Being a mom has been a huge part of my identity the last nine years. Yet, there’s another part of my identity that I will always and forever cling tightly to. It’s the identity I’ve had since I was born, something deeply rooted from the time I was laid in my mother’s arms: I, too, am someone’s child. I recognize it’s a great privilege to be able to have this be such a big part of who I am.
My mom and dad raised four pretty spectacular people (in my opinion). And I was right smack dab in the middle of that group. Well, towards the bottom middle, but I was squished in there somewhere and that gave me another identity I’ve never been able to shake: the middle child.
When I was in sixth grade I wrote a letter to the newspaper explaining why I thought my mom was the best. Unbeknownst to me, it was posted in a special little insert in the Mother’s Day edition that Sunday. I had no idea my little misspelled attempt to express my love was made public until The Post arrived on our front step. I felt embarrassed that now my mom (and our whole city) knew how I really felt about her. After all, I was 12 and not the best at expressing gratitude.
The next day at school, my sixth grade teacher tried reading the clipping to the class and I nearly climbed on his desk and ripped it out of his hand with the fiercest, most serious look my scrawny self could muster up so he wouldn’t let my secret out. (I’ve always been impressed with myself younger in that moment, because after all, he did back down.)
Anyways, back to that middle child, someone’s baby, yet a mom identity I was talking about – they all merge together in their own way. All my mom did for me as a child, and even does to this day, floods into my days with my own children. It’s impossible to separate the two, and beyond the sweet family traditions that have been passed down, the overlap is what actually gets me through some of the hardest of parenting feats.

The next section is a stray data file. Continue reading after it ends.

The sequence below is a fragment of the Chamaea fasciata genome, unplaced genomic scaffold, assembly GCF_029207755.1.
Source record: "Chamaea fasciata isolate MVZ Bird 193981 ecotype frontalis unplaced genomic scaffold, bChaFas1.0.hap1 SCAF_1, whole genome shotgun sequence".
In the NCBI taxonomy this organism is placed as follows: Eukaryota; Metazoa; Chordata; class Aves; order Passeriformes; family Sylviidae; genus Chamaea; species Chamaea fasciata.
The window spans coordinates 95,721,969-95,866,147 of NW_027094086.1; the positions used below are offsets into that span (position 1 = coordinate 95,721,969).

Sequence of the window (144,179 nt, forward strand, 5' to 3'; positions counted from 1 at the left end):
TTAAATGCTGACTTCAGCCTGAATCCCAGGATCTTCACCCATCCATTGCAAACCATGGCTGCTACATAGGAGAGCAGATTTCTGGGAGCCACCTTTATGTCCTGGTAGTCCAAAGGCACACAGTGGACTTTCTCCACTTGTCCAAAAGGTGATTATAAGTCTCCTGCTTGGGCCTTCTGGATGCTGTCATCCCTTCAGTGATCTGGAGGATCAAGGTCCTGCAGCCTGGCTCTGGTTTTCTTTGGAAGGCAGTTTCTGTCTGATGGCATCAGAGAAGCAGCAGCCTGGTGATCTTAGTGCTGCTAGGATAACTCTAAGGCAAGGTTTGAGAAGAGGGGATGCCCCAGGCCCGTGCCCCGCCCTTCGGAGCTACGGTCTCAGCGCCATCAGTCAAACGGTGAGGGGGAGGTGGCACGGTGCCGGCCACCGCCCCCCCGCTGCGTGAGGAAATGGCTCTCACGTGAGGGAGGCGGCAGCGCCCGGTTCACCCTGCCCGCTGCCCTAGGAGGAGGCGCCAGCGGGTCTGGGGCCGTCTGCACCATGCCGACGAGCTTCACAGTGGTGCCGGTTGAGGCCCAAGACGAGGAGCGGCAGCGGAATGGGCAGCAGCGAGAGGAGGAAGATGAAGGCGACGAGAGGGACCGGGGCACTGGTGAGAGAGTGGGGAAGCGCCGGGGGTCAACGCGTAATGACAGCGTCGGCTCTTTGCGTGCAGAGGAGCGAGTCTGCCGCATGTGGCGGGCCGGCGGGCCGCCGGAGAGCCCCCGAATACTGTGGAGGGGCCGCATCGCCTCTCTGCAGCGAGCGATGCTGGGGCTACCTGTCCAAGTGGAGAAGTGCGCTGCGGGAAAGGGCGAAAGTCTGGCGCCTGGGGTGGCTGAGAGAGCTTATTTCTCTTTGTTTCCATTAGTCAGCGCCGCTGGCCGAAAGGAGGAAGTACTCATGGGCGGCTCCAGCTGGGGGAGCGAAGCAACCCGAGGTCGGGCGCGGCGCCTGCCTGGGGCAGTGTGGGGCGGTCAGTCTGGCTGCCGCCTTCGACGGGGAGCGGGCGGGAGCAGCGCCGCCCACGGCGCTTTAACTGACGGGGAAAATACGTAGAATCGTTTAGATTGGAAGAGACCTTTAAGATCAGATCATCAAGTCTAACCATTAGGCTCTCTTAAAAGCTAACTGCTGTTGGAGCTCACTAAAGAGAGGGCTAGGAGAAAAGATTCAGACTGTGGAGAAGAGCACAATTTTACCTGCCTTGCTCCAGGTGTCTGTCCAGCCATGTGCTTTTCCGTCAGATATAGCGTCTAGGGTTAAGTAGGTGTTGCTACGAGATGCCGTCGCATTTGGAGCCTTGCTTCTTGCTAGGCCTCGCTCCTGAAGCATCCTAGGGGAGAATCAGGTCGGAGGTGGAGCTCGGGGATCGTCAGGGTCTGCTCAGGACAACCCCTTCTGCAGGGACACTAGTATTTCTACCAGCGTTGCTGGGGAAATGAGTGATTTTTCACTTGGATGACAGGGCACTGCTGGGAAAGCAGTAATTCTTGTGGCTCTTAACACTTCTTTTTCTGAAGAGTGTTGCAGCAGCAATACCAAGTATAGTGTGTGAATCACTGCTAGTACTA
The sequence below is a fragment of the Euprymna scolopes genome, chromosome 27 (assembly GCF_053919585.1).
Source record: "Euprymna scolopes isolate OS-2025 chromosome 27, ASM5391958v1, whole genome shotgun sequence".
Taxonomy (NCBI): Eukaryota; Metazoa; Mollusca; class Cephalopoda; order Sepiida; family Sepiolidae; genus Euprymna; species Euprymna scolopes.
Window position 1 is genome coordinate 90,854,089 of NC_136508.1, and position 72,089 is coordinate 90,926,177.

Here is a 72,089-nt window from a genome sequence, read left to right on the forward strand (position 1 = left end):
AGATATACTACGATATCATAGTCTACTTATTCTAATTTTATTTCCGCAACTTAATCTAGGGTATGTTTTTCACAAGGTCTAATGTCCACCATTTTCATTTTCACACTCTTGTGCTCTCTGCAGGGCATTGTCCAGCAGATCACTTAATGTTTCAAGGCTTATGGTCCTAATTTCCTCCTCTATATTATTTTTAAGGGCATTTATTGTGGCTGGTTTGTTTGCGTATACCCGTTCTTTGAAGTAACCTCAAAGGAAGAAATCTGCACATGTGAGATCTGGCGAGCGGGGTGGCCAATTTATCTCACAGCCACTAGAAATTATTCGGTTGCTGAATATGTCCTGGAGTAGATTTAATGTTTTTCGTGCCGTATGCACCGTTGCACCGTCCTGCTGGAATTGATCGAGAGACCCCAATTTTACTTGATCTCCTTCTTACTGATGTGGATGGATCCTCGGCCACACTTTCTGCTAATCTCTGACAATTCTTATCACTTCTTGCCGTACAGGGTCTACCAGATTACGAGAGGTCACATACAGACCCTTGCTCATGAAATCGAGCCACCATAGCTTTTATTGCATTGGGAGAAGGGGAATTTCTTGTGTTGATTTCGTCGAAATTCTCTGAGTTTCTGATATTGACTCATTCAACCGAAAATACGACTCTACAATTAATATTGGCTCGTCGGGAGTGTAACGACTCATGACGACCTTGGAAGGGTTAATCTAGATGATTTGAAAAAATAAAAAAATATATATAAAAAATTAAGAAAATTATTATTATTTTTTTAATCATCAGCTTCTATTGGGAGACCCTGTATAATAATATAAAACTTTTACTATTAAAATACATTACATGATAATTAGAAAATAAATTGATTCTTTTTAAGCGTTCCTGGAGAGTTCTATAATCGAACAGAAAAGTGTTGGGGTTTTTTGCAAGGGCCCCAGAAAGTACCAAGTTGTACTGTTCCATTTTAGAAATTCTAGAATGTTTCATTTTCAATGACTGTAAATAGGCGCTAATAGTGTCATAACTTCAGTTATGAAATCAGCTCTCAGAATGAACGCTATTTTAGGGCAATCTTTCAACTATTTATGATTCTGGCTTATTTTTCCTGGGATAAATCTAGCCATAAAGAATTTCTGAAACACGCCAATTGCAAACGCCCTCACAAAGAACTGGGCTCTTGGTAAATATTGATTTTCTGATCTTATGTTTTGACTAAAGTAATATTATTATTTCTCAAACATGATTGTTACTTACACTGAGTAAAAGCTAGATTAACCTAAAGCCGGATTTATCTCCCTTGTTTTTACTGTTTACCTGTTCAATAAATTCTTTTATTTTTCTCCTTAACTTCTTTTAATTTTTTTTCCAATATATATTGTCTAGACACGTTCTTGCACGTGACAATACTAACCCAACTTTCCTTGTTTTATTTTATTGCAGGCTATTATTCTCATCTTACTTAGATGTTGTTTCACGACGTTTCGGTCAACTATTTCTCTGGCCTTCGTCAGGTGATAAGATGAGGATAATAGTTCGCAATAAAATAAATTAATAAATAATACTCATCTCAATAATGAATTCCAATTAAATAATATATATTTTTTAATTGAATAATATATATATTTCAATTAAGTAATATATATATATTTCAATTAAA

When my son was three I remember having an especially hard time with my frustration level. I was a single mom and unable to tag team with anyone. When he pushed my limits, I sometimes broke. I remember walking into work one morning, feeling particularly guilty about how I mishandled a situation with my toddler, wondering if I’d messed him up forever. I remember clinging to the word grace tighter than ever before, but then a memory of my own childhood snuck in as well.
I remembered that as a child I rarely recalled my mom yelling at me. This isn’t because she didn’t yell at me – I had my fair share of disrespectful behavior and I do remember her yelling at my siblings. In fact, she had every reason to raise her voice at her moody little middle child. I would have. The reason I can remember that my mom must have lost it with me is because I remember her apologizing. I don’t remember the yelling or the things she felt bad about, I remember the reconciliation that followed.
I grabbed hold of that memory and prayed it’d work with my own children. I mess up often, but I will always be honest with them about those moments and work towards restoring anything I’ve broken between us. Not because I’m just a good person, but because I know that when my mom did that with me, it changed the framework of who I was – a person willing to embrace her imperfections because that’s the only way I’ll truly grow. She made me more comfortable being who I really am.
I hope my children remember this when they grow up. I hope this gets passed down through the ages, just like their grandma did for me. I am grateful that what my mom passed down, through her own broken attempts to raise her children, has turned out to be good and helpful.
When I wrote that post to the newspaper as a twelve year old, I told everyone I wanted to be just like my mom when I grew up. I know a lot of kids say this (and many don’t), but when I said it I didn’t fully understand the extent that I’d rely on that fact as an adult. My mom’s love for us as children serves as a constant compass in my own parenting. Not because she was perfect, but because she taught me how to love deeply, to be patient and to be kind even when your child is annoying and driving you completely bonkers.
I said it once as a twelve year old and quite a few times in cards over the years, but let me say it again, my mom is quite spectacular and I don’t take that for granted in the slightest way.
Thank you, Mom! Happy Mother’s Day!